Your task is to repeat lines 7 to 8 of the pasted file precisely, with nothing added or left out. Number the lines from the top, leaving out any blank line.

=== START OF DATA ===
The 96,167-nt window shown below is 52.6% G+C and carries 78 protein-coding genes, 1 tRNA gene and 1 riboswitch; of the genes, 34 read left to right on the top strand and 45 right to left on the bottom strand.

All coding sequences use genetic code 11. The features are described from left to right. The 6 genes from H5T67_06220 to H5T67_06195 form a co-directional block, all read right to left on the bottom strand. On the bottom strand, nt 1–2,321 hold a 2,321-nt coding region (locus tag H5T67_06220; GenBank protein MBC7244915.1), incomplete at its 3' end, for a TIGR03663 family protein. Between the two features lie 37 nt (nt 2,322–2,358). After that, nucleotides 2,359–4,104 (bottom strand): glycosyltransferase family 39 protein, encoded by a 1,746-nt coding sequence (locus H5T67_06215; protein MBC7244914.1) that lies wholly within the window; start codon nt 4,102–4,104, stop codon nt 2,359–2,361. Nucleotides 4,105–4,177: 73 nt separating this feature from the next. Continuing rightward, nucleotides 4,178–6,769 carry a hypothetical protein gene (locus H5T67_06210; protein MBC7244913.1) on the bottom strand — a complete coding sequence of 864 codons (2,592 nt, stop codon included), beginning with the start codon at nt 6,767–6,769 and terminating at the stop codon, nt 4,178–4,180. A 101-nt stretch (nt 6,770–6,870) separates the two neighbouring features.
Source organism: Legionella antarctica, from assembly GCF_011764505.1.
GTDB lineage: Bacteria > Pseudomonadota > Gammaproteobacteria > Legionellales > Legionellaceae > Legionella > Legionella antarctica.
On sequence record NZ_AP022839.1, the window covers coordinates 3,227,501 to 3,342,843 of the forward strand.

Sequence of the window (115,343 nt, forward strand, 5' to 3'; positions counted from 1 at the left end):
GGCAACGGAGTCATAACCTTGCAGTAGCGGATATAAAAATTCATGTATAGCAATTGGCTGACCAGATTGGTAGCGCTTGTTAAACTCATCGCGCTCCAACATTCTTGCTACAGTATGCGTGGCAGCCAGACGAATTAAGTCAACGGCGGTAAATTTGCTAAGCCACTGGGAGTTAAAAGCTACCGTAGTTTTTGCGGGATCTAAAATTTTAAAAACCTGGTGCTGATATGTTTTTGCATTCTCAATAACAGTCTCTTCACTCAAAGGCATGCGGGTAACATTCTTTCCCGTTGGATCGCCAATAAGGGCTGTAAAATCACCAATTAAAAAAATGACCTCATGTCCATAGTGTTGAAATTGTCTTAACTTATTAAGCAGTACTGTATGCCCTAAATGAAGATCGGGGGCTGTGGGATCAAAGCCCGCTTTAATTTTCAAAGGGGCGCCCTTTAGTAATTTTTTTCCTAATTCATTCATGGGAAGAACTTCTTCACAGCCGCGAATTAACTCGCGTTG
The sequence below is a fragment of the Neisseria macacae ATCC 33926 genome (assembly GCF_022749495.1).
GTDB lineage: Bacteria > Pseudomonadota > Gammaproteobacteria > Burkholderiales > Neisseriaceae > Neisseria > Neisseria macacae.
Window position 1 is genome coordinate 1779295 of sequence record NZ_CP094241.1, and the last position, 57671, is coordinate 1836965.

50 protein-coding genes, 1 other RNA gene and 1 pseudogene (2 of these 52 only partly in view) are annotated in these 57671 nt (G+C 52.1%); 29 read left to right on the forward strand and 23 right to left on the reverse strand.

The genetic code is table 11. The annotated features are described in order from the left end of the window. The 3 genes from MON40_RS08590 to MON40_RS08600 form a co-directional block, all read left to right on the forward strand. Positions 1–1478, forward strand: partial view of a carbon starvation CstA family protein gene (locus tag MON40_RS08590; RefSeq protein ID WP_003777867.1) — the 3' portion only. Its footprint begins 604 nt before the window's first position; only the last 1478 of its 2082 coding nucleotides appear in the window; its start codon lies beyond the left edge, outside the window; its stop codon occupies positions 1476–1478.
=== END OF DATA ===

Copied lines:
GGCAACGGAGTCATAACCTTGCAGTAGCGGATATAAAAATTCATGTATAGCAATTGGCTGACCAGATTGGTAGCGCTTGTTAAACTCATCGCGCTCCAACATTCTTGCTACAGTATGCGTGGCAGCCAGACGAATTAAGTCAACGGCGGTAAATTTGCTAAGCCACTGGGAGTTAAAAGCTACCGTAGTTTTTGCGGGATCTAAAATTTTAAAAACCTGGTGCTGATATGTTTTTGCATTCTCAATAACAGTCTCTTCACTCAAAGGCATGCGGGTAACATTCTTTCCCGTTGGATCGCCAATAAGGGCTGTAAAATCACCAATTAAAAAAATGACCTCATGTCCATAGTGTTGAAATTGTCTTAACTTATTAAGCAGTACTGTATGCCCTAAATGAAGATCGGGGGCTGTGGGATCAAAGCCCGCTTTAATTTTCAAAGGGGCGCCCTTTAGTAATTTTTTTCCTAATTCATTCATGGGAAGAACTTCTTCACAGCCGCGAATTAACTCGCGTTG
The sequence below is a fragment of the Neisseria macacae ATCC 33926 genome (assembly GCF_022749495.1).